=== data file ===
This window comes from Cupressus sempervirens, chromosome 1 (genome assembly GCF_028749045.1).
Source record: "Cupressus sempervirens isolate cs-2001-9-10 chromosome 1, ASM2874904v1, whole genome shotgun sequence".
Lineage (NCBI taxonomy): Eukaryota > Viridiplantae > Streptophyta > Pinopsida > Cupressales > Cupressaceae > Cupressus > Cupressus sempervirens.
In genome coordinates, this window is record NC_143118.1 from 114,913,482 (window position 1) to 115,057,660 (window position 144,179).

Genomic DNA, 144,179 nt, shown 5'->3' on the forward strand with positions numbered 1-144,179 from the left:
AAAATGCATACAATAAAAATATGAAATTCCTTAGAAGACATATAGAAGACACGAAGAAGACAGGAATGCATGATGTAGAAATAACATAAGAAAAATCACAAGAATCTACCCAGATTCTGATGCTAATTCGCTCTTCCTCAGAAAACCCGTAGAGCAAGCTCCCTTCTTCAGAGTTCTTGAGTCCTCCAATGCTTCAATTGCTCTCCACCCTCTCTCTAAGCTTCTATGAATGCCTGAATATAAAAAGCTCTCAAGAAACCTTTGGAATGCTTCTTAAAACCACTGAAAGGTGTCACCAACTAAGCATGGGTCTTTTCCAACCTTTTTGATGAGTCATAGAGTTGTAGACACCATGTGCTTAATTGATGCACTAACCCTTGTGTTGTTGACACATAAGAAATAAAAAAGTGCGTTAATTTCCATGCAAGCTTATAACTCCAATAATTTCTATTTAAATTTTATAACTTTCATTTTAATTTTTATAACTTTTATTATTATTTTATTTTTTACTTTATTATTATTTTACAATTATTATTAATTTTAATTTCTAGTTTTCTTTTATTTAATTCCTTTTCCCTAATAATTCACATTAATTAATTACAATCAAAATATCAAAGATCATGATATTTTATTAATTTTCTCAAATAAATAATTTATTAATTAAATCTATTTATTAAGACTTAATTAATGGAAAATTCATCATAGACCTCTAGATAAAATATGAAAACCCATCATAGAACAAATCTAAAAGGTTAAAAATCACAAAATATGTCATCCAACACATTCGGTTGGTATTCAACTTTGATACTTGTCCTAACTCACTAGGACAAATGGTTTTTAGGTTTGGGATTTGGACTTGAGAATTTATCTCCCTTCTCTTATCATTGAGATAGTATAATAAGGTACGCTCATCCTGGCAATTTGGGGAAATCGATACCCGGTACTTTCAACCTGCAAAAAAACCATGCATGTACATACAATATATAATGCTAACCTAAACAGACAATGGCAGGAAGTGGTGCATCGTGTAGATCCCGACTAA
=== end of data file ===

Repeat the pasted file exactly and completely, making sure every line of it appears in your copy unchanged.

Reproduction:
This window comes from Cupressus sempervirens, chromosome 1 (genome assembly GCF_028749045.1).
Source record: "Cupressus sempervirens isolate cs-2001-9-10 chromosome 1, ASM2874904v1, whole genome shotgun sequence".
Lineage (NCBI taxonomy): Eukaryota > Viridiplantae > Streptophyta > Pinopsida > Cupressales > Cupressaceae > Cupressus > Cupressus sempervirens.
In genome coordinates, this window is record NC_143118.1 from 114,913,482 (window position 1) to 115,057,660 (window position 144,179).

Genomic DNA, 144,179 nt, shown 5'->3' on the forward strand with positions numbered 1-144,179 from the left:
AAAATGCATACAATAAAAATATGAAATTCCTTAGAAGACATATAGAAGACACGAAGAAGACAGGAATGCATGATGTAGAAATAACATAAGAAAAATCACAAGAATCTACCCAGATTCTGATGCTAATTCGCTCTTCCTCAGAAAACCCGTAGAGCAAGCTCCCTTCTTCAGAGTTCTTGAGTCCTCCAATGCTTCAATTGCTCTCCACCCTCTCTCTAAGCTTCTATGAATGCCTGAATATAAAAAGCTCTCAAGAAACCTTTGGAATGCTTCTTAAAACCACTGAAAGGTGTCACCAACTAAGCATGGGTCTTTTCCAACCTTTTTGATGAGTCATAGAGTTGTAGACACCATGTGCTTAATTGATGCACTAACCCTTGTGTTGTTGACACATAAGAAATAAAAAAGTGCGTTAATTTCCATGCAAGCTTATAACTCCAATAATTTCTATTTAAATTTTATAACTTTCATTTTAATTTTTATAACTTTTATTATTATTTTATTTTTTACTTTATTATTATTTTACAATTATTATTAATTTTAATTTCTAGTTTTCTTTTATTTAATTCCTTTTCCCTAATAATTCACATTAATTAATTACAATCAAAATATCAAAGATCATGATATTTTATTAATTTTCTCAAATAAATAATTTATTAATTAAATCTATTTATTAAGACTTAATTAATGGAAAATTCATCATAGACCTCTAGATAAAATATGAAAACCCATCATAGAACAAATCTAAAAGGTTAAAAATCACAAAATATGTCATCCAACACATTCGGTTGGTATTCAACTTTGATACTTGTCCTAACTCACTAGGACAAATGGTTTTTAGGTTTGGGATTTGGACTTGAGAATTTATCTCCCTTCTCTTATCATTGAGATAGTATAATAAGGTACGCTCATCCTGGCAATTTGGGGAAATCGATACCCGGTACTTTCAACCTGCAAAAAAACCATGCATGTACATACAATATATAATGCTAACCTAAACAGACAATGGCAGGAAGTGGTGCATCGTGTAGATCCCGACTAA